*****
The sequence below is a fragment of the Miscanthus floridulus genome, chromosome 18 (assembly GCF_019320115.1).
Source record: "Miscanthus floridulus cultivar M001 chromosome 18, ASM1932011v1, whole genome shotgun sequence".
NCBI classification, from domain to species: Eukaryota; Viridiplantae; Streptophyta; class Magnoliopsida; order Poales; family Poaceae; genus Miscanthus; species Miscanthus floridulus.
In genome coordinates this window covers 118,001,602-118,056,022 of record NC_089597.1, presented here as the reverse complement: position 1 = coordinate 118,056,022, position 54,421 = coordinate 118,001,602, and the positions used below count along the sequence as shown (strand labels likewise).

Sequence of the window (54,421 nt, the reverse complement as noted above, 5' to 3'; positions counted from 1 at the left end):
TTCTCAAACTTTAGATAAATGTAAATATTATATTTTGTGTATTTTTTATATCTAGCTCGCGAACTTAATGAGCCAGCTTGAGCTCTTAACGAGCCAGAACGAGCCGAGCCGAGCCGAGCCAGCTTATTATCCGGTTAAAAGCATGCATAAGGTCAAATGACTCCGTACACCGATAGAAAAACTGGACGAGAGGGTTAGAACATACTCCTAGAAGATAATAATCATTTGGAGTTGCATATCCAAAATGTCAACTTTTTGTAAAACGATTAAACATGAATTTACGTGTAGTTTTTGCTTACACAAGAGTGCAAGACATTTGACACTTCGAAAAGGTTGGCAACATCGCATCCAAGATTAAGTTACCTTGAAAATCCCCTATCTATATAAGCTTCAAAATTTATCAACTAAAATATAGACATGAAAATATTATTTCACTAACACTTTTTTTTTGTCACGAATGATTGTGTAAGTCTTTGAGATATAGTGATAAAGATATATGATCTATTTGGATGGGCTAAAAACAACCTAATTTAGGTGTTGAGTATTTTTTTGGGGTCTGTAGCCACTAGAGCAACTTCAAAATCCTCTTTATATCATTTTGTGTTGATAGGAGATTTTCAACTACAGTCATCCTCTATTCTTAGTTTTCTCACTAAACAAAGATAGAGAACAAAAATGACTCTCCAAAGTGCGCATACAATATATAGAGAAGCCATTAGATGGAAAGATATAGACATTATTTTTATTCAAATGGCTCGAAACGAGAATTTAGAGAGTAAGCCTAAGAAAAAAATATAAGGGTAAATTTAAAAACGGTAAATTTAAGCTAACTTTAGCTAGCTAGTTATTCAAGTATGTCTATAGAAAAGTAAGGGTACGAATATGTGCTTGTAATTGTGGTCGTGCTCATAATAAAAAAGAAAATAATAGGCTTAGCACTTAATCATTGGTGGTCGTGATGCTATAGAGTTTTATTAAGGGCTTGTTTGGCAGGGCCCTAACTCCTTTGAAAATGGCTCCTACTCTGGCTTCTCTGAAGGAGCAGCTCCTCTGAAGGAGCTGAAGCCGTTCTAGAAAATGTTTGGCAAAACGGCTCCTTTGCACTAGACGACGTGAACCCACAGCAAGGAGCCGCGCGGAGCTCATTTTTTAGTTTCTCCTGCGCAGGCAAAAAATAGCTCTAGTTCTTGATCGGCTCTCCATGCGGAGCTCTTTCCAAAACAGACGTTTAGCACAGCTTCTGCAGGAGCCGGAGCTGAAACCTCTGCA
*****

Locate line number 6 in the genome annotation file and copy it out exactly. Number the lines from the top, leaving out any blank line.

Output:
TTCTCAAACTTTAGATAAATGTAAATATTATATTTTGTGTATTTTTTATATCTAGCTCGCGAACTTAATGAGCCAGCTTGAGCTCTTAACGAGCCAGAACGAGCCGAGCCGAGCCGAGCCAGCTTATTATCCGGTTAAAAGCATGCATAAGGTCAAATGACTCCGTACACCGATAGAAAAACTGGACGAGAGGGTTAGAACATACTCCTAGAAGATAATAATCATTTGGAGTTGCATATCCAAAATGTCAACTTTTTGTAAAACGATTAAACATGAATTTACGTGTAGTTTTTGCTTACACAAGAGTGCAAGACATTTGACACTTCGAAAAGGTTGGCAACATCGCATCCAAGATTAAGTTACCTTGAAAATCCCCTATCTATATAAGCTTCAAAATTTATCAACTAAAATATAGACATGAAAATATTATTTCACTAACACTTTTTTTTTGTCACGAATGATTGTGTAAGTCTTTGAGATATAGTGATAAAGATATATGATCTATTTGGATGGGCTAAAAACAACCTAATTTAGGTGTTGAGTATTTTTTTGGGGTCTGTAGCCACTAGAGCAACTTCAAAATCCTCTTTATATCATTTTGTGTTGATAGGAGATTTTCAACTACAGTCATCCTCTATTCTTAGTTTTCTCACTAAACAAAGATAGAGAACAAAAATGACTCTCCAAAGTGCGCATACAATATATAGAGAAGCCATTAGATGGAAAGATATAGACATTATTTTTATTCAAATGGCTCGAAACGAGAATTTAGAGAGTAAGCCTAAGAAAAAAATATAAGGGTAAATTTAAAAACGGTAAATTTAAGCTAACTTTAGCTAGCTAGTTATTCAAGTATGTCTATAGAAAAGTAAGGGTACGAATATGTGCTTGTAATTGTGGTCGTGCTCATAATAAAAAAGAAAATAATAGGCTTAGCACTTAATCATTGGTGGTCGTGATGCTATAGAGTTTTATTAAGGGCTTGTTTGGCAGGGCCCTAACTCCTTTGAAAATGGCTCCTACTCTGGCTTCTCTGAAGGAGCAGCTCCTCTGAAGGAGCTGAAGCCGTTCTAGAAAATGTTTGGCAAAACGGCTCCTTTGCACTAGACGACGTGAACCCACAGCAAGGAGCCGCGCGGAGCTCATTTTTTAGTTTCTCCTGCGCAGGCAAAAAATAGCTCTAGTTCTTGATCGGCTCTCCATGCGGAGCTCTTTCCAAAACAGACGTTTAGCACAGCTTCTGCAGGAGCCGGAGCTGAAACCTCTGCA